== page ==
>>>       
>> hopefully
>>     
>>> just as easy to understand it for others.
>>>
>>> Some of the methods could have easily been
>>>       
>> private,
>>     
>>> but having them in the Helper make them a natural
>>> target for a Utility library when someone sees the
>>> case for it, making the code base smaller, more
>>> managable, and useful.
>>>
>>> This way Helper classes can be scanned by other
>>> developers looking for an approach when they see
>>>       
>> that
>>     
>>> the helper Target (The MainClass) does something
>>>       
>> that
>>     
>>> they are interested in.
>>>
>>> Cheers,
>>> - Ole
>>>
>>> --- David Saff <saff@mit.edu> wrote:
>>>
>>>   
>>>       
>>>> Ole,
>>>>
>>>> It has been proposed in the past--I can't seem to
>>>> find it on Google,
>>>> but I have a memory of Ron Jeffries quoting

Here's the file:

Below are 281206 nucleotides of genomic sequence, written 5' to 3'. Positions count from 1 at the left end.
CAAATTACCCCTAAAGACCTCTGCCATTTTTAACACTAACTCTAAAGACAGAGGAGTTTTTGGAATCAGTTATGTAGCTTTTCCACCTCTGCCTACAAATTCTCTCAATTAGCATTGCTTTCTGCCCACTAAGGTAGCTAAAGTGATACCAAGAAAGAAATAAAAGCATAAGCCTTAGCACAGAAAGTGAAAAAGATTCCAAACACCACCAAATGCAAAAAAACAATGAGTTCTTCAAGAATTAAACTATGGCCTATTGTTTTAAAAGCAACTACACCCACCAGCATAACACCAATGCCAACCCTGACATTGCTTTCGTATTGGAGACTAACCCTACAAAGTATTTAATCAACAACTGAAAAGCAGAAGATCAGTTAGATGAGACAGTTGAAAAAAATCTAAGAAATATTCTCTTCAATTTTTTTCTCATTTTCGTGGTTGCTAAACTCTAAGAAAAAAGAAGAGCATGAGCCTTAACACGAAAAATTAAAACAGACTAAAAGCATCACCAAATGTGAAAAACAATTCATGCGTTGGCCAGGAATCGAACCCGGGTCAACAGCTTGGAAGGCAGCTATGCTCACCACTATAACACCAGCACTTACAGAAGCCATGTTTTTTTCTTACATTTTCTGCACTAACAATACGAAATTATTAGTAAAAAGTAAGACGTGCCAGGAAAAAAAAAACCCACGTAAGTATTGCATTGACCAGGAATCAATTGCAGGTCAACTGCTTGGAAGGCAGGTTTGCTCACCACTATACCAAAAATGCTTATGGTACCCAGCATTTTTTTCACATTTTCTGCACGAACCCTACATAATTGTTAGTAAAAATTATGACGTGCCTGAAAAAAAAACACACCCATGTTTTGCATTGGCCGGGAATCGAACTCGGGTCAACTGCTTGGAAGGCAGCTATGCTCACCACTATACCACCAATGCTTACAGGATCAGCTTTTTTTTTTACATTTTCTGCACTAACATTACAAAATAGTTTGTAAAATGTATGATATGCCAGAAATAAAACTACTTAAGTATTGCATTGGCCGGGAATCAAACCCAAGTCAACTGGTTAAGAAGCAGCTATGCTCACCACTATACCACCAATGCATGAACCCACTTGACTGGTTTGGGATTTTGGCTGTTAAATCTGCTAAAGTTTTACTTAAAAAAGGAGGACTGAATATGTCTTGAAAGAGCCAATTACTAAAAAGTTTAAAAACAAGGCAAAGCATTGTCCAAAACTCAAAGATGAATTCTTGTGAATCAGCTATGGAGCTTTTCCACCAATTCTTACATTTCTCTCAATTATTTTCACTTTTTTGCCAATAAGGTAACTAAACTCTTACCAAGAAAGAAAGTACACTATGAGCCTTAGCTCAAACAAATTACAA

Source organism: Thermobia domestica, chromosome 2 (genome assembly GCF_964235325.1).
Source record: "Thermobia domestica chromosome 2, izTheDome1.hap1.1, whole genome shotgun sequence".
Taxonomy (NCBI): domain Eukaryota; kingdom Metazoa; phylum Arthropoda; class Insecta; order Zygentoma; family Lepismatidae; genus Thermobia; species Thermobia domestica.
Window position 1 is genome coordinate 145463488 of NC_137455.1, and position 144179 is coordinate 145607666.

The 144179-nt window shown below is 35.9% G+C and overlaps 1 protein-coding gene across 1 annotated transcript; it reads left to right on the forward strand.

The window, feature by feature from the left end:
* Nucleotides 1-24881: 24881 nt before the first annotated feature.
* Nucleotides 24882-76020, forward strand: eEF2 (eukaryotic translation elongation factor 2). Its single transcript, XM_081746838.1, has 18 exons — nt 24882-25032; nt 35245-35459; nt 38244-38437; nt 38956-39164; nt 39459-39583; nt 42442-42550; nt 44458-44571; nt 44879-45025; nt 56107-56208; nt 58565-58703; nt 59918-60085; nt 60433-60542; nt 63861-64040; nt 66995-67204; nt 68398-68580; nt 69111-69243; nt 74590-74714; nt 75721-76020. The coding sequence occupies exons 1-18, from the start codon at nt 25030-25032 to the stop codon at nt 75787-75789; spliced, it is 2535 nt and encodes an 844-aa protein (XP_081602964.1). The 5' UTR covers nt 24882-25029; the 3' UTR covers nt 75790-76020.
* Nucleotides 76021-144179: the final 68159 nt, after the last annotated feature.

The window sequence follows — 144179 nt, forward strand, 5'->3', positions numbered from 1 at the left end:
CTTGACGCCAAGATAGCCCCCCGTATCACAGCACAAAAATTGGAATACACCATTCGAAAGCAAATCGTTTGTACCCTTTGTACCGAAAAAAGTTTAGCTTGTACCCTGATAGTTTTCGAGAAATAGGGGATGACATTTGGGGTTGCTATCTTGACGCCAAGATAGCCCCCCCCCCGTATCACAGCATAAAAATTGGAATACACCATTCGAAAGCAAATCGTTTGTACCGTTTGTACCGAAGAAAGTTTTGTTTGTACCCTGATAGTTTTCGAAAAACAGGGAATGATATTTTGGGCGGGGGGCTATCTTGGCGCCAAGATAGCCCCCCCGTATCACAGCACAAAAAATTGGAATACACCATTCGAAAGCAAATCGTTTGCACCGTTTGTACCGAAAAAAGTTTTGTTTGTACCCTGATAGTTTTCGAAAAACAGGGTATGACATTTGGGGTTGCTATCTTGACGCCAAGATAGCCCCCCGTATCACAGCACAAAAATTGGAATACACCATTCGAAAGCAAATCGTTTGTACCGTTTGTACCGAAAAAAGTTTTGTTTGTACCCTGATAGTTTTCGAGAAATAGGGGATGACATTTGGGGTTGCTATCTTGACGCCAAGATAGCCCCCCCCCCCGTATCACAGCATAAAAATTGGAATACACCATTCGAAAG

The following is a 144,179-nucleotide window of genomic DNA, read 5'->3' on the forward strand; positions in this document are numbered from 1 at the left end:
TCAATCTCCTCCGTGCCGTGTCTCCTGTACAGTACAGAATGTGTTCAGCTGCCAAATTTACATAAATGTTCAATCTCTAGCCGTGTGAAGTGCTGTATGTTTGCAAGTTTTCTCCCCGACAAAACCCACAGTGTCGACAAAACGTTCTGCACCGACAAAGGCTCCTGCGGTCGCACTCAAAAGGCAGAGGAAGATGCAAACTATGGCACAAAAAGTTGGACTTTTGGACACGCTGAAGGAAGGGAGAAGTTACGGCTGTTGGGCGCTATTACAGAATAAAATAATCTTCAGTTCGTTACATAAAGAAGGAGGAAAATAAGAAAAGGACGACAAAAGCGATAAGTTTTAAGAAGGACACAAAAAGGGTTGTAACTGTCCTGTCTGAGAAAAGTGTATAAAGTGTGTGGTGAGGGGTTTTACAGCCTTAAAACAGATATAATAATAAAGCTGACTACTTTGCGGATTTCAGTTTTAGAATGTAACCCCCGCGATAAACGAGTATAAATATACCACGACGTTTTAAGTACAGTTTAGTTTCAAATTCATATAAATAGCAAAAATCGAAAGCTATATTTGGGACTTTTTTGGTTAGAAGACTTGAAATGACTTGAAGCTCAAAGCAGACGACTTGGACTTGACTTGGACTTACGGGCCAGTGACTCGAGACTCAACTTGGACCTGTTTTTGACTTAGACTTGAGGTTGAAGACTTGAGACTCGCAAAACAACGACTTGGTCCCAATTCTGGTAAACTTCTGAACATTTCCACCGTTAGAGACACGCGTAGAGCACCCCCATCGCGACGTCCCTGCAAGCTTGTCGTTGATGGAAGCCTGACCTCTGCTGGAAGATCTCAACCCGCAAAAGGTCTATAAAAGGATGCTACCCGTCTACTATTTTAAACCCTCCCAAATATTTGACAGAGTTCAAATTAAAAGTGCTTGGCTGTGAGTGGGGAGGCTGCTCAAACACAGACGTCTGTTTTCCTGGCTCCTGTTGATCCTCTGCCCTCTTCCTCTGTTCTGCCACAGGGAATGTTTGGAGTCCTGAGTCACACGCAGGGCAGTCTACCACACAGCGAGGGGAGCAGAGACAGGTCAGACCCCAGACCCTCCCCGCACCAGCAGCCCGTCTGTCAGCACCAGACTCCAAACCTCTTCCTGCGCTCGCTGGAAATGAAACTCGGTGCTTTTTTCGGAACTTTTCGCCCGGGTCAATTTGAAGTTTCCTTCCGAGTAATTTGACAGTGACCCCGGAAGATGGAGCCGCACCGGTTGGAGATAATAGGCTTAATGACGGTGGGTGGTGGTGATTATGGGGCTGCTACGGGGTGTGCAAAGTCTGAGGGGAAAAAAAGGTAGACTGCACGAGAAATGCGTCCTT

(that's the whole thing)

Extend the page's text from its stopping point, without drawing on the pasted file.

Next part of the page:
>>>>         
>> someone
>>     
>>>> else who had done
>>>> a small experiment of making all methods public
>>>>         
>> and
>>     
>>>> still having a
>>>> sensible API, and had liked the results.
>>>>
>>>> I myself am not tempted to go to this extreme. 
>>>> Private methods
>>>> generally mean that I have several abstraction
>>>> layers living within
>>>> the same class.  I'm not bothered by this in
>>>> principle, until I find
>>>> the "hidden" abstraction layer troublesome or
>>>> interesting enough that
>>>> I'm tempted to test it directly, in which case I
>>>> take the time to
>>>> think about the name and interface of that hidden
>>>> abstraction layer,
>>>> and expose it as a class.
>>>>
>>>>    David Saff
>>>>     
>>>>         
>>>
>>>
>>>       
> ------------------------------------------------------
>   
>>>
>>>
>>>
>>>       
> ------------------------------------------------------
>   
>>> Hey Michael,
>>>
>>> Yes I imagine some of use like having everything
>>>       
>> in
>>     
>>> one class.
>>>
>>> I personally like having really small classes, and
>>>       
>> I
>>     
>>> also like to have everything tested.  I anticipate
>>> there will be a lot of automatic test generation